An extract from article written by Kristen Fischer on October 19, 2017 healthline.com
We clean our houses — some of us regularly. But are we doing it to the detriment of our health? There are countless studies about the hazards of cleaning chemicals and a slew of natural alternatives aimed at lowering our exposure to harmful chemicals. Even without harmful substances as a hazard, other problems lurk in the form of the way we position our bodies while scrubbing — or even the tools we use.
How can you make household cleaning as safe as possible?
A recent report found that using bleach even once a week boosts your risk for chronic obstructive pulmonary disease (COPD) by a third. This research isn’t the first to link cleaning chemicals to health ailments. Bleach, ammonia or quaternary ammonium compounds (a type of disinfectant), phthalates, and many volatile organic compounds (VOCs) in typical cleaning products have all been linked to respiratory illnesses, including asthma, according to Allen Rathey, principal of The Healthy Facilities Institute. He told Healthline that hazardous chemicals can be found in:
- bleach-based products
- degreasers containing 2-butoxyethanol, also known as butyl cellosolve or ethylene glycol butyl ether (EGBE)
Dust can also contain chemicals such as phthalates. The Centers for Disease Control and Prevention (CDC) and the National Institute for Occupational Safety and Health (NIOSH) report that EGBE can affect the blood. Officials say the chemicals can be absorbed through the skin or inhaled, potentially exposing persons handling the product to levels above the exposure limit set by the Occupational Safety and Health Administration (OSHA) of 50 parts per million (ppm).
EGBE is listed on NIOSH as possibly toxic to the eyes and skin, central nervous system, respiratory system, kidneys, and liver. The Agency for Toxic Substances and Disease Registry ATSDR) states it also affects development and reproduction. Both the ATSDR and the CDC consider it a “hazardous substance.” Further, scientists are concerned because EGBE doesn’t occur naturally, we don’t understand the implications of its widespread use indoors. EGBE is just one of an array of reportedly harmful cleaners.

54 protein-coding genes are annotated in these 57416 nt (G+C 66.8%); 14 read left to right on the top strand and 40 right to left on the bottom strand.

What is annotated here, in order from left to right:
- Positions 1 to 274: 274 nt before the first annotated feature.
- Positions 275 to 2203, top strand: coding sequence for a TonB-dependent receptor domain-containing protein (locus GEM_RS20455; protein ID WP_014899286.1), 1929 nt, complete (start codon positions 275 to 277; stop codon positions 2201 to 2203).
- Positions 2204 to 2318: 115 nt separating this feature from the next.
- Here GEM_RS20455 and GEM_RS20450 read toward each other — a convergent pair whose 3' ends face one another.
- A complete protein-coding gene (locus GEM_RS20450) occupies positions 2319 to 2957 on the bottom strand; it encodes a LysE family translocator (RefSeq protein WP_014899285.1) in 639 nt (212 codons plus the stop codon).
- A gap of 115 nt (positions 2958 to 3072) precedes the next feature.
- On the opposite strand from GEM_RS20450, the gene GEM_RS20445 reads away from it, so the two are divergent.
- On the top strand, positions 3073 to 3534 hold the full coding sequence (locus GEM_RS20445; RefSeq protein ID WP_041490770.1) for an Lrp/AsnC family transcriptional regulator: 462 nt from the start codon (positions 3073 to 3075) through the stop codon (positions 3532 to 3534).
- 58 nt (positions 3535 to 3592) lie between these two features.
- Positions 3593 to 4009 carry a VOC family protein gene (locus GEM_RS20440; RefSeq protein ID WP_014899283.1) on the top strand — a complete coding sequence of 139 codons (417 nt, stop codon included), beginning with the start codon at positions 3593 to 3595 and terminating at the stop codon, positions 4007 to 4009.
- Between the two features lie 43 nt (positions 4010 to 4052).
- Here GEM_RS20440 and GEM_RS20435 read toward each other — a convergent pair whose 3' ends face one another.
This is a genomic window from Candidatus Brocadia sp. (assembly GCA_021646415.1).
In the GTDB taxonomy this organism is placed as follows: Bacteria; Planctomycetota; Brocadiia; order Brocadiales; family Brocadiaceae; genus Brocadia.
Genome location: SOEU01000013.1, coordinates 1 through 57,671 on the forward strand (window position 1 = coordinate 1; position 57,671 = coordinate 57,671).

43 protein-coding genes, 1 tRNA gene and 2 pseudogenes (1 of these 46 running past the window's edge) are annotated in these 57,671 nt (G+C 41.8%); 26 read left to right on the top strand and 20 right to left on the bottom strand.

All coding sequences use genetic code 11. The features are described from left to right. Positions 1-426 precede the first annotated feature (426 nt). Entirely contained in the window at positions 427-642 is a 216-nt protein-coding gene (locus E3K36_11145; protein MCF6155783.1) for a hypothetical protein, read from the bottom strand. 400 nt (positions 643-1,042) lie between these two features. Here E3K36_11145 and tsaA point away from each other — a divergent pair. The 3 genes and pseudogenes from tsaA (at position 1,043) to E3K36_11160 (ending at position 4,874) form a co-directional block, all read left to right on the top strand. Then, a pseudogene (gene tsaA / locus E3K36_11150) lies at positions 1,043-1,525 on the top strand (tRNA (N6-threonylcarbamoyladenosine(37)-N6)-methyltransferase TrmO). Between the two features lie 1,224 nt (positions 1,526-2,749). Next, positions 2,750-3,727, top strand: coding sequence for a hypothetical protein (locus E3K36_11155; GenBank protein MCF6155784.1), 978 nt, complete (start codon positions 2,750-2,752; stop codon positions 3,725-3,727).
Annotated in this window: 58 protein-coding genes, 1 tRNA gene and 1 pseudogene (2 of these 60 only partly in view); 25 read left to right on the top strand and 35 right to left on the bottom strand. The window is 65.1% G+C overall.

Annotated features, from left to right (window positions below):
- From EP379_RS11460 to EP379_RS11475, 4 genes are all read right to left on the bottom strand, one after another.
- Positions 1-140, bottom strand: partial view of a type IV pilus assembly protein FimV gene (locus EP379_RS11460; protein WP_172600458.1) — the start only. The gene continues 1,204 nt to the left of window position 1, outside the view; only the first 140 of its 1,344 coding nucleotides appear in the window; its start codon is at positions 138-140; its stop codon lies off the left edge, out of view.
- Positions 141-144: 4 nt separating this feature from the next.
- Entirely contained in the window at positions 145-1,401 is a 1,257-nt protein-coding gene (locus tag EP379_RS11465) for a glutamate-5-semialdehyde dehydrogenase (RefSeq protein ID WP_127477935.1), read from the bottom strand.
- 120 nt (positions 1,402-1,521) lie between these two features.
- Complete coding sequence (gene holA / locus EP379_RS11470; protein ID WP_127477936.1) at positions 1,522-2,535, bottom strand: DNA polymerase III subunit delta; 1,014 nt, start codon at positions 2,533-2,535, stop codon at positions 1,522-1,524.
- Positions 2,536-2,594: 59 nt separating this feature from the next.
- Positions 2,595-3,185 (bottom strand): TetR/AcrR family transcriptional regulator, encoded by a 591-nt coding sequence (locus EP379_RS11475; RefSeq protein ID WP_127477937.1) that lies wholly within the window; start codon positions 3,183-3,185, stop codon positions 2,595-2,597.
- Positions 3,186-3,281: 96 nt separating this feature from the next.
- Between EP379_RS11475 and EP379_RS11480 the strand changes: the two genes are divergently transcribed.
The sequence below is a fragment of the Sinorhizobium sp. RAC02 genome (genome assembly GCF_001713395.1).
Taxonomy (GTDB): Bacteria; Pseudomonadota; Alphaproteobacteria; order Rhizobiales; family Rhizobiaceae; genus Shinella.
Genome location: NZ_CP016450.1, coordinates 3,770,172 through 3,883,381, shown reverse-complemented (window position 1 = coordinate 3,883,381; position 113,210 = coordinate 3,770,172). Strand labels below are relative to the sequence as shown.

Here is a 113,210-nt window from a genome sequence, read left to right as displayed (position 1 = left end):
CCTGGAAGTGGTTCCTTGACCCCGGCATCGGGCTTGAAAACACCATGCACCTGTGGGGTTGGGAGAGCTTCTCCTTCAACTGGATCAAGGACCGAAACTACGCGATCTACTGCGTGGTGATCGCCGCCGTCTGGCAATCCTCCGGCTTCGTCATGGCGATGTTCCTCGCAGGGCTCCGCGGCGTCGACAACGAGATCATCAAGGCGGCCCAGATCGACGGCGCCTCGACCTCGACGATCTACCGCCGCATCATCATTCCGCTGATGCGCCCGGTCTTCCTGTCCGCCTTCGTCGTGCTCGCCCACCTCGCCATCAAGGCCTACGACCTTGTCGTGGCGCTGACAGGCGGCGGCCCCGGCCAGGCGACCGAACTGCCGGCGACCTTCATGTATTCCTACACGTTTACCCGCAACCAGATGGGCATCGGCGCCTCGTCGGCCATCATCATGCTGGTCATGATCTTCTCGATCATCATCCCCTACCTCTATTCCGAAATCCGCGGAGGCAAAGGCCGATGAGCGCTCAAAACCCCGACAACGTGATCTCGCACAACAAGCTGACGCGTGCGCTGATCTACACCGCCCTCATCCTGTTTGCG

Anne Steinemann, a professor at The University of Melbourne in Australia, has studied chemicals used in the cleaning process. Her 2016 study in the journal Air Quality, Atmosphere & Health found that more than one-third of Americans report adverse health effects — such as migraine headaches and asthma attacks — when exposed to common fragranced consumer products such as cleaning supplies, laundry detergents, and air fresheners.
Dr. Ahmed Arif, a professor of epidemiology at the University of North Carolina Charlotte, said that most cleaning products emit volatile organic compounds that can irritate airways or cause cancer. His research found that bleach, most toilet cleaners, and some glass cleansers were linked to asthma. One product may not be too detrimental, but the potential for it to mix with another substance could create additional hazards. “Mixing chemicals is never a good idea, but the most egregious mix is bleach and ammonia, as it produces very toxic gas,” Rathey noted. Even if you aren’t mixing chemicals such as those, the wide range of chemicals legally in use means that they can mix inside our homes, and we “have no idea” the extent of those health impacts, Rathey added.
“Housework is harmful to your health when it creates exposure to unwanted substances,” Rathey said.